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Local Governments’ Parks and Recreation Spending

posted on in Fiscal Insight

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Happy New Year to everyone!  I hope you and your family had a wonderful time celebrating the New Year.  My family has a bit of a tradition around New Year to visit a park and spend some time outside.  That made me think a great way to kick off 2014 would be with a fiscal newsletter on North Carolina’s Parks and Recreation System.

Parks and Recreation (P&R) spending occurs at all levels of government in North Carolina.  There are parks funded though the state parks system, though counties, and even through individual municipalities.  Some counties have decided not to fund P&R at all, and instead let local communities fund those projects; others do the opposite.  In 2012, 71 counties spent money on parks and recreation, as did almost 200 municipalities.  When we talk about governments spending on P&R, that includes parks, golf courses, tennis courts, football fields, basketball courts, recreational courses, and all cultural activities not already included with the park system.  In total, including county and local funding, there was over $138 million spent on P&R at the local level in North Carolina in 2012.

Total Municipalities in NC

Municipalities with P&R Dept.

Total Spent on P&R



$ 116,738,094

Total Counties in NC

Counties with P&R Dept.

Total Spent on P&R



$ 21,332,245

While many families enjoy benefits from P&R departments across North Carolina, these could be even more beneficial to taxpayers.  Traditionally, city and county P&R departments provided parks and user-fee-supported sports leagues — soccer, softball, etc.  In today’s communities, many P&R departments have expanded well beyond these boundaries, and some have started providing uncommon services that benefit only a handful of citizens, such as golf courses and equestrian centers.  P&R departments have also started to provide many services and facilities already offered by the private sector, like full-service gyms and martial arts instruction.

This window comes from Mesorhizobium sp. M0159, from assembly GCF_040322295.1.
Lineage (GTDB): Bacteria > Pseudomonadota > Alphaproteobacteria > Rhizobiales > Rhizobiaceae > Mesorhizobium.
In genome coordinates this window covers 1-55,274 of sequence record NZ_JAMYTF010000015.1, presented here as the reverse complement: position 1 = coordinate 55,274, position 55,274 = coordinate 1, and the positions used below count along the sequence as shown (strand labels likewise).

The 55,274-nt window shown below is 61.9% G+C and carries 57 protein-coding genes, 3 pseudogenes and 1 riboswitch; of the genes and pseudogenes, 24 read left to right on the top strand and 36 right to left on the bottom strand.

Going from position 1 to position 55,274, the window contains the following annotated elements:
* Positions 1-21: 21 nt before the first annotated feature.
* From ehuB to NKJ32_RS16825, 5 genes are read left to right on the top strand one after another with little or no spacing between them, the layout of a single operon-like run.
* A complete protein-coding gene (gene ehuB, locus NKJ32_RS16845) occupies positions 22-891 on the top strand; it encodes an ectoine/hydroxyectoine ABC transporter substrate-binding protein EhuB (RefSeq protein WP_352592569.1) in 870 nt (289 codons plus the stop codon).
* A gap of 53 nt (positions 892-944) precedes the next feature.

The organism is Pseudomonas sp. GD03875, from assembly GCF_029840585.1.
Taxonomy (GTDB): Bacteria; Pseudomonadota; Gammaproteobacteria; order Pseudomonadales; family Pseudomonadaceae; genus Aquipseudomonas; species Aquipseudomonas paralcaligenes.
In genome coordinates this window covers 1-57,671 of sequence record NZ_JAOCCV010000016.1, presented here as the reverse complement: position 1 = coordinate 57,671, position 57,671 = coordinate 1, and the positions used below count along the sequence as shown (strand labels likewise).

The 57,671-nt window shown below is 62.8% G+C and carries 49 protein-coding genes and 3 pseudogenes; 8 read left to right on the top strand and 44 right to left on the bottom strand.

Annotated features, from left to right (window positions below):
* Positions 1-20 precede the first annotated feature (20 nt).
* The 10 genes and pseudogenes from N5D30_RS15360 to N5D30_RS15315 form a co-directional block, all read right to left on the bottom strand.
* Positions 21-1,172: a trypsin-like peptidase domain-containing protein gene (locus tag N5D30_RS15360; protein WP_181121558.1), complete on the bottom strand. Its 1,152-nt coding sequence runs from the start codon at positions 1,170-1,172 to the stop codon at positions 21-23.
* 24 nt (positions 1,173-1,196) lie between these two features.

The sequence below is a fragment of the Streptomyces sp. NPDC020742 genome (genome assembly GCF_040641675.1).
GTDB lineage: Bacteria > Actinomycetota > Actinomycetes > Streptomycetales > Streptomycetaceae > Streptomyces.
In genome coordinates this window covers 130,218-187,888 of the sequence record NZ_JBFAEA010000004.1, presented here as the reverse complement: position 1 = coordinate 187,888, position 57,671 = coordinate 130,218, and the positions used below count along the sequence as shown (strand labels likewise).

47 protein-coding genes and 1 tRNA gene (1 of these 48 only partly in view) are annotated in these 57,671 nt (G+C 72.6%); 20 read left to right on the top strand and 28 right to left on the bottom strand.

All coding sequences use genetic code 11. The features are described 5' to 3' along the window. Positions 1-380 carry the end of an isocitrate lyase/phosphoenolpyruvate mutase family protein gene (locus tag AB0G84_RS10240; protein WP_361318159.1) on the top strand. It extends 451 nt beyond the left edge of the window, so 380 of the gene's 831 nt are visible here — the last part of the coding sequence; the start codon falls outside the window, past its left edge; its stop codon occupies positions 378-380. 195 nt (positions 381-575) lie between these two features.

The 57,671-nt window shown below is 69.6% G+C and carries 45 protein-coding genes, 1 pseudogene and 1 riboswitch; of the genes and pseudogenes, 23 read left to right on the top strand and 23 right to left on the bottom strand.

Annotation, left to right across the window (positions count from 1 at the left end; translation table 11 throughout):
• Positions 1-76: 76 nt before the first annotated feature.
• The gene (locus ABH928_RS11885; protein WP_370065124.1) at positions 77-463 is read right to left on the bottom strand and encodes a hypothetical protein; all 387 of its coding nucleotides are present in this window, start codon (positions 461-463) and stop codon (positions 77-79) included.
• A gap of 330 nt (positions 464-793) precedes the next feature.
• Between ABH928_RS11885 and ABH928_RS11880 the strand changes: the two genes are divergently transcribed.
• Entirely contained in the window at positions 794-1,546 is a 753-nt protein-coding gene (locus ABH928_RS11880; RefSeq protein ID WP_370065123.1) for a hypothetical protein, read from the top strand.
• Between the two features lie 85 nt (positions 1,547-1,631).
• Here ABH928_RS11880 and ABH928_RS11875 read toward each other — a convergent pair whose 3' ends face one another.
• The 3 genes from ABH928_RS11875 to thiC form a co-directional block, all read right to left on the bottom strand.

Where citizens of these specialized services benefit, the taxpayer loses.  The activities offered by P&R departments are tax-supported and thus compete unfairly with private-sector providers.  It is not only that they receive tax money, but also that they don’t pay taxes.  So the taxpayer cost of these subsidized activities is not just the direct tax subsidy, but also the lost taxes that would have been paid by private providers.  Cities and counties should restructure their P&R departments to eliminate activities and services that are offered or could be offered by private businesses and those that serve only a small minority of residents.  Local governments should also implement user fees to recover the full costs of services that benefit only specialized groups such as golf courses or equestrian centers.  These changes would help local communities better serve their citizens and also be a more responsible use of taxpayer dollars.

Additionally, this spending creates a political constituency that benefits elected politicians and P&R bureaucrats at the expense of most taxpayers.  Let me explain.  By providing a free or highly subsidized activity, the P&R department creates a special-interest group out of people interested in that activity.  That small group will lobby for the continuation and expansion of those specialist services, transferring the costs to taxpayers, most of whom do not benefit.  A very relevant example seen in many parts of North Carolina is the losses incurred by city golf courses.  Funds to maintain city golf courses are paid by taxpayers for the benefit of a small group of golfers, whose incomes are generally higher than the average city taxpayer’s.  If local P&R departments can provide yoga, kickboxing, golf courses, equestrian centers, extreme sports, cooking classes, vermicomposting (worms) classes, etc., are there any limits on what they can provide to specialized interest groups using taxpayer subsidies? 

While city and county parks have an important role in the quality of life across North Carolina’s communities, the dollars spent by P&R departments need to be handled in a fiscally responsible way.  Expensive services for small populations do not help the overall community, and those tax dollars should be redirected to the activities best suited for a P&R department, such as those public parks and recreational baseball and soccer fields most of us remember from our youth.

Today in Financial History: January 9th

1790: Insider trading gets off to a roaring start as Treasury Secretary Alexander Hamilton submits to Congress his "Report on the Public Credit," which proposes buying up distressed bonds to consolidate the national debt. U.S. and state bonds, which had been trading at a fraction of their value, immediately surge in price. In one of the earliest, and most shocking, cases of insider trading on record, several members of Congress hire sailboats and stagecoaches to take them south faster than the news can travel by foot. They can snap up bonds at bargain prices before Southern newspapers spread the news of Hamilton’s proposals.

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Sarah Curry is Director of Fiscal Policy Studies at the John Locke Foundation. Previously, she worked for the North Carolina State Senate as a research assistant for the chairs of the Senate Agricultural Committee and headed the research efforts for… ...

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